Can you become the next president of the United States, a self-styled socialist scruffy 74, hoarse voice and appearance, who likes to rant against the ruling class, especially against Wall Street banks and large corporations?
In view of the result obtained Tuesday by Sen. Bernie Sanders of Vermont in the primaries held in the state of New Hampshire the answer seems to be yes.
Sanders, who until a few months ago was unknown to most Americans-voters defeated Hillary Clinton by a margin of 20 points, which enhances its chances to become the Democratic candidate ahead of the presidential elections next month November. Bernie Sanders, the socialist who wants to be US President
In his speech on Tuesday night, Sanders repeated some of the concepts he held in his campaign.
The Democratic candidate said his victory “sends a message to Wall Street and Washington” that “the government belongs to the people and not only to the rich.”
“What people have said is that it is too late for politicians and economists same old. People want a change,” he told a room full of supporters in Concord, New Hampshire room.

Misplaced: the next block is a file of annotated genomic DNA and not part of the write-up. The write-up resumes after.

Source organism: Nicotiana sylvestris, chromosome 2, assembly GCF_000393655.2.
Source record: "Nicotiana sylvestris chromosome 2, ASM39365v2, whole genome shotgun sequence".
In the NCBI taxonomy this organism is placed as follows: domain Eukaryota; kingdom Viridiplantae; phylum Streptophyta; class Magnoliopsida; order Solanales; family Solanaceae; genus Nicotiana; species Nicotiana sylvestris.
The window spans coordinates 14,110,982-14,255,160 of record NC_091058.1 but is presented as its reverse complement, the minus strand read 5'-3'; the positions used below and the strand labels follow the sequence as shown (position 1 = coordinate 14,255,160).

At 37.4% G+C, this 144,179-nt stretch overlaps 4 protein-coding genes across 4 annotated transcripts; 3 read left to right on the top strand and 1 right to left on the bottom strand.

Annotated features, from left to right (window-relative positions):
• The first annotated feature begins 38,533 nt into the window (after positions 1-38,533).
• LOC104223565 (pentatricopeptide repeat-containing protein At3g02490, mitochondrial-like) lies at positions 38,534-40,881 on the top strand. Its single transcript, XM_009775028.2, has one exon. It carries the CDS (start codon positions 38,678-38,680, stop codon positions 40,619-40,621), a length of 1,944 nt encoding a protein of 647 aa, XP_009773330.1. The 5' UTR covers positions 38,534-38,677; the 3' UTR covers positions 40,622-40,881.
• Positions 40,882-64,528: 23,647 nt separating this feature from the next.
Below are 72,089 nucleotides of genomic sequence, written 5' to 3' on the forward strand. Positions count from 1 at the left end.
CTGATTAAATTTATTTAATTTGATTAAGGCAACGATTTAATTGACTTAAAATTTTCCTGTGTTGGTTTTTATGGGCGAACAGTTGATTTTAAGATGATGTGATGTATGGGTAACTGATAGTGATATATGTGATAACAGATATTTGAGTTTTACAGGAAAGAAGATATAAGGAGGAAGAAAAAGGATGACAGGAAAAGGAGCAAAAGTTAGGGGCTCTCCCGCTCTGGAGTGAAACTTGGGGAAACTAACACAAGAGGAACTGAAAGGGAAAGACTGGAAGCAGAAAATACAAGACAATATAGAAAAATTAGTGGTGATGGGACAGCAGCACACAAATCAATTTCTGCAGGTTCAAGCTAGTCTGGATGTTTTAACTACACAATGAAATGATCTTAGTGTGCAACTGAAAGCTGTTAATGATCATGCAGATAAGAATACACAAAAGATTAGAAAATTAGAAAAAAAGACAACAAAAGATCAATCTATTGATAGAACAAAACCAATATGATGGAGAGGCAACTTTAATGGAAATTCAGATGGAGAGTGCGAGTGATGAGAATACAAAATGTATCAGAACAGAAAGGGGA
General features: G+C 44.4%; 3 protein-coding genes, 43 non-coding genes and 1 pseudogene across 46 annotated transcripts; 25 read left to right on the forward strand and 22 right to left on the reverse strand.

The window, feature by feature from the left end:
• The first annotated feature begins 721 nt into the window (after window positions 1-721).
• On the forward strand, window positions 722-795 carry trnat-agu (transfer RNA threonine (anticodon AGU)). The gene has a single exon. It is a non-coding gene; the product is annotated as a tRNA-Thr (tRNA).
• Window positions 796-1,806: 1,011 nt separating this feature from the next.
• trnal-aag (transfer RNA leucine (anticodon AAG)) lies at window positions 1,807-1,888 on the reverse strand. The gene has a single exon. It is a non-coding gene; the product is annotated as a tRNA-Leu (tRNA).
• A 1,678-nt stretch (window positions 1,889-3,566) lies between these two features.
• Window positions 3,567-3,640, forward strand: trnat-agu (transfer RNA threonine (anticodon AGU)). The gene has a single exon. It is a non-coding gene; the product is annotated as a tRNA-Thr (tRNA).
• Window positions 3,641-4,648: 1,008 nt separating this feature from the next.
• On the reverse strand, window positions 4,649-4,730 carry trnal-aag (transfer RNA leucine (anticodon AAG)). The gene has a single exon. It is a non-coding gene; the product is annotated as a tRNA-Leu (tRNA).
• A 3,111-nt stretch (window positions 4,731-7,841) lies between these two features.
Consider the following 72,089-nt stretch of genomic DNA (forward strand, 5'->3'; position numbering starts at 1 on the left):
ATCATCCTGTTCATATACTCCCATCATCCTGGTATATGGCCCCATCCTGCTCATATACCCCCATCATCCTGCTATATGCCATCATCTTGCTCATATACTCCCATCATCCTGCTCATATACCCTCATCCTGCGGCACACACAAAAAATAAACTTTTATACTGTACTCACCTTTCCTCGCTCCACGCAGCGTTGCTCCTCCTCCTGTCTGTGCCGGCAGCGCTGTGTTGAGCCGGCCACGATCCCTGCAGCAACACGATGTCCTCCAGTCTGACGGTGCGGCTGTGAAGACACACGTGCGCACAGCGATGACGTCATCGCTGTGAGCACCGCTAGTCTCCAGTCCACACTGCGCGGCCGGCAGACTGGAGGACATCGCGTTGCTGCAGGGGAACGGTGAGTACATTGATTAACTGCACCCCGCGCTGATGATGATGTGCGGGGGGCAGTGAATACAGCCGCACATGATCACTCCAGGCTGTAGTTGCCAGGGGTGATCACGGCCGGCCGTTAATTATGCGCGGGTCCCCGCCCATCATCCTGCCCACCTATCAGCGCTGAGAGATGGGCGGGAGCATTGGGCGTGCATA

Last week Senator was about to give an upset at Clinton, after it was only 0.2 percentage points behind the former Secretary of State in the primaries held in the state of Iowa.
When last announced its intention to reach the White House in May, most followers of Sanders were part of the Democratic electorate far left party, which many consider minority.
But in recent months those responsible for the campaign Sanders, born in Brooklyn, New York, in 1941 into a humble family of origin Jew have made their message across to voters on the street, particularly the younger ones.
Magnetism Vermont Senator exerted between the “millennials” (a term used to describe those born after 1985) became clear in the Iowa primaries.
Sanders scored at that time 84% of the votes of voters between 17 and 29 years, compared with 14% for Clinton.
He also won the former first lady in the age group between 30 and 44 years, with a difference of 21 percentage points.
Analysts believe that youth which for months crammed Sanders rallies have connected to the call from the senator to participate in “a political revolution” to end peacefully control, according to him, have on the country’s billionaires large corporations.
Poll after poll, younger voters say they are attracted by the figure of Sanders that, unlike Hillary Clinton, seems an “honest” person.
The strategy that the campaign has been conducted in social networks -in which exceeds the number of followers Clinton has made his support among young people has grown organically, through grassroots organizations that have emerged in many schools and college campuses US